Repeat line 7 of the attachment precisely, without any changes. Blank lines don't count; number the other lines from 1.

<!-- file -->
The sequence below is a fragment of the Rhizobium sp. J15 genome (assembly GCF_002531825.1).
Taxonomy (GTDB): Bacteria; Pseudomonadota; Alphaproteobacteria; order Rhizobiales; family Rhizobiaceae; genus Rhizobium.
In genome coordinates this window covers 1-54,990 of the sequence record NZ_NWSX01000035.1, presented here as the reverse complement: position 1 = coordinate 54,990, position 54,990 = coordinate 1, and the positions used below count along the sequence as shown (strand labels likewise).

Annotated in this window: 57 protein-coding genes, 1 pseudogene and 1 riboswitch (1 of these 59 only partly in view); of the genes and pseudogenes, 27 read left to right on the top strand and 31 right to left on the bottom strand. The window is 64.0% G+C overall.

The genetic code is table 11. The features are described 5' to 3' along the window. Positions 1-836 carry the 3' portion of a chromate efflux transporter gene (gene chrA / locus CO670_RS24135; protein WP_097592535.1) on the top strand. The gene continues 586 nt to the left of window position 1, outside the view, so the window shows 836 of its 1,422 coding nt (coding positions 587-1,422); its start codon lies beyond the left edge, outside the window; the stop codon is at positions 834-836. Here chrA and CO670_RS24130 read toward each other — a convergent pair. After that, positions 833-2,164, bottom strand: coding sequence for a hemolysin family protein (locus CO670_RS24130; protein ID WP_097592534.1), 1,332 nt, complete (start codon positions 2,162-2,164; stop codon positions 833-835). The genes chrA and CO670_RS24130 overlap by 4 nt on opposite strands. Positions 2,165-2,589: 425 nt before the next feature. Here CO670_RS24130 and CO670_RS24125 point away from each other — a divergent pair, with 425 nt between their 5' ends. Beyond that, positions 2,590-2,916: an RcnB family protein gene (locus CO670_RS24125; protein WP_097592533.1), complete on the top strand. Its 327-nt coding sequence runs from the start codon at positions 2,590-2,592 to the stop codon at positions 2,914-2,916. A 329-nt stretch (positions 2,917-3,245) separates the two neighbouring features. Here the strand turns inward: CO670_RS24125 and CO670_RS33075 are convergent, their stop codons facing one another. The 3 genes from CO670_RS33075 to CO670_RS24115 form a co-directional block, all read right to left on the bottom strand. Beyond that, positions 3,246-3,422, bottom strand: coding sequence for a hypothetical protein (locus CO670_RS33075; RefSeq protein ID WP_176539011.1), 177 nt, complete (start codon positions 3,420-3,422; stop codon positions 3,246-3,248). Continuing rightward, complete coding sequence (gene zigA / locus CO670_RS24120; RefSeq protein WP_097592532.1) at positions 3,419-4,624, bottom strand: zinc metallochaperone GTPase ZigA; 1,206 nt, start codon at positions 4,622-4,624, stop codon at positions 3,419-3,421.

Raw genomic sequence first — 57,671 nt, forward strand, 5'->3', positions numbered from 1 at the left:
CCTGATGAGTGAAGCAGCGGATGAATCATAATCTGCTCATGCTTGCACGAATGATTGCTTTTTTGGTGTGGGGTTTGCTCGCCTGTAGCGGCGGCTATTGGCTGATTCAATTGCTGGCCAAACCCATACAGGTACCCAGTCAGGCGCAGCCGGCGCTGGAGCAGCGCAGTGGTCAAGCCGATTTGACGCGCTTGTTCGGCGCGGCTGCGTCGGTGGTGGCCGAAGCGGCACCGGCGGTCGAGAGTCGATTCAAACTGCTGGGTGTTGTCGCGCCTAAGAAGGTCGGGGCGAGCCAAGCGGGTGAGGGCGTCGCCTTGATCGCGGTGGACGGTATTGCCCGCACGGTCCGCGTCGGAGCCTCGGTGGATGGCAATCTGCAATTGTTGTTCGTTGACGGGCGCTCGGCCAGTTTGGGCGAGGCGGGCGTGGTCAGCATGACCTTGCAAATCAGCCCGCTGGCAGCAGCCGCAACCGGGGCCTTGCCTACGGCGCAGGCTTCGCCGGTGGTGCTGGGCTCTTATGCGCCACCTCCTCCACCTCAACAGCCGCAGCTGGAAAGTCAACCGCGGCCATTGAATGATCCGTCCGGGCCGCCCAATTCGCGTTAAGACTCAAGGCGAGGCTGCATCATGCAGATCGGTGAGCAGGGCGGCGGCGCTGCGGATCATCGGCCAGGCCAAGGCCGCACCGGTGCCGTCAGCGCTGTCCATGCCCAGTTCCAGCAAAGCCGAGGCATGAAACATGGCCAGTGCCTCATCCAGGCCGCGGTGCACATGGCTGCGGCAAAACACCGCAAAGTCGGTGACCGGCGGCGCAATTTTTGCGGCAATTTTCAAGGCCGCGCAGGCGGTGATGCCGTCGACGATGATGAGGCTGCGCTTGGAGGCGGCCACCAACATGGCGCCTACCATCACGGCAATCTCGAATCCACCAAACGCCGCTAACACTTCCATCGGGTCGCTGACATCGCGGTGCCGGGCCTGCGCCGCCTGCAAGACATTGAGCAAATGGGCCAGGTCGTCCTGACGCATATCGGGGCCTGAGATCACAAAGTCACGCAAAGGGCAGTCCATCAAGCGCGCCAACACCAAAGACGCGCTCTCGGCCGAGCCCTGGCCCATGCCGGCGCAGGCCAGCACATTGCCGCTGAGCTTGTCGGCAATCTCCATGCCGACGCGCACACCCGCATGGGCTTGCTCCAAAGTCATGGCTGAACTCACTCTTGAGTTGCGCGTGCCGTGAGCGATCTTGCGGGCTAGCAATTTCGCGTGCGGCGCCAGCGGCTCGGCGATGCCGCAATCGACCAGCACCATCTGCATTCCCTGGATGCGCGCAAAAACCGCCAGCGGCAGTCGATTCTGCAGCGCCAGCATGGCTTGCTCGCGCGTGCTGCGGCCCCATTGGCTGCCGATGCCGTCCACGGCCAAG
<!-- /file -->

CCTGATGAGTGAAGCAGCGGATGAATCATAATCTGCTCATGCTTGCACGAATGATTGCTTTTTTGGTGTGGGGTTTGCTCGCCTGTAGCGGCGGCTATTGGCTGATTCAATTGCTGGCCAAACCCATACAGGTACCCAGTCAGGCGCAGCCGGCGCTGGAGCAGCGCAGTGGTCAAGCCGATTTGACGCGCTTGTTCGGCGCGGCTGCGTCGGTGGTGGCCGAAGCGGCACCGGCGGTCGAGAGTCGATTCAAACTGCTGGGTGTTGTCGCGCCTAAGAAGGTCGGGGCGAGCCAAGCGGGTGAGGGCGTCGCCTTGATCGCGGTGGACGGTATTGCCCGCACGGTCCGCGTCGGAGCCTCGGTGGATGGCAATCTGCAATTGTTGTTCGTTGACGGGCGCTCGGCCAGTTTGGGCGAGGCGGGCGTGGTCAGCATGACCTTGCAAATCAGCCCGCTGGCAGCAGCCGCAACCGGGGCCTTGCCTACGGCGCAGGCTTCGCCGGTGGTGCTGGGCTCTTATGCGCCACCTCCTCCACCTCAACAGCCGCAGCTGGAAAGTCAACCGCGGCCATTGAATGATCCGTCCGGGCCGCCCAATTCGCGTTAAGACTCAAGGCGAGGCTGCATCATGCAGATCGGTGAGCAGGGCGGCGGCGCTGCGGATCATCGGCCAGGCCAAGGCCGCACCGGTGCCGTCAGCGCTGTCCATGCCCAGTTCCAGCAAAGCCGAGGCATGAAACATGGCCAGTGCCTCATCCAGGCCGCGGTGCACATGGCTGCGGCAAAACACCGCAAAGTCGGTGACCGGCGGCGCAATTTTTGCGGCAATTTTCAAGGCCGCGCAGGCGGTGATGCCGTCGACGATGATGAGGCTGCGCTTGGAGGCGGCCACCAACATGGCGCCTACCATCACGGCAATCTCGAATCCACCAAACGCCGCTAACACTTCCATCGGGTCGCTGACATCGCGGTGCCGGGCCTGCGCCGCCTGCAAGACATTGAGCAAATGGGCCAGGTCGTCCTGACGCATATCGGGGCCTGAGATCACAAAGTCACGCAAAGGGCAGTCCATCAAGCGCGCCAACACCAAAGACGCGCTCTCGGCCGAGCCCTGGCCCATGCCGGCGCAGGCCAGCACATTGCCGCTGAGCTTGTCGGCAATCTCCATGCCGACGCGCACACCCGCATGGGCTTGCTCCAAAGTCATGGCTGAACTCACTCTTGAGTTGCGCGTGCCGTGAGCGATCTTGCGGGCTAGCAATTTCGCGTGCGGCGCCAGCGGCTCGGCGATGCCGCAATCGACCAGCACCATCTGCATTCCCTGGATGCGCGCAAAAACCGCCAGCGGCAGTCGATTCTGCAGCGCCAGCATGGCTTGCTCGCGCGTGCTGCGGCCCCATTGGCTGCCGATGCCGTCCACGGCCAAG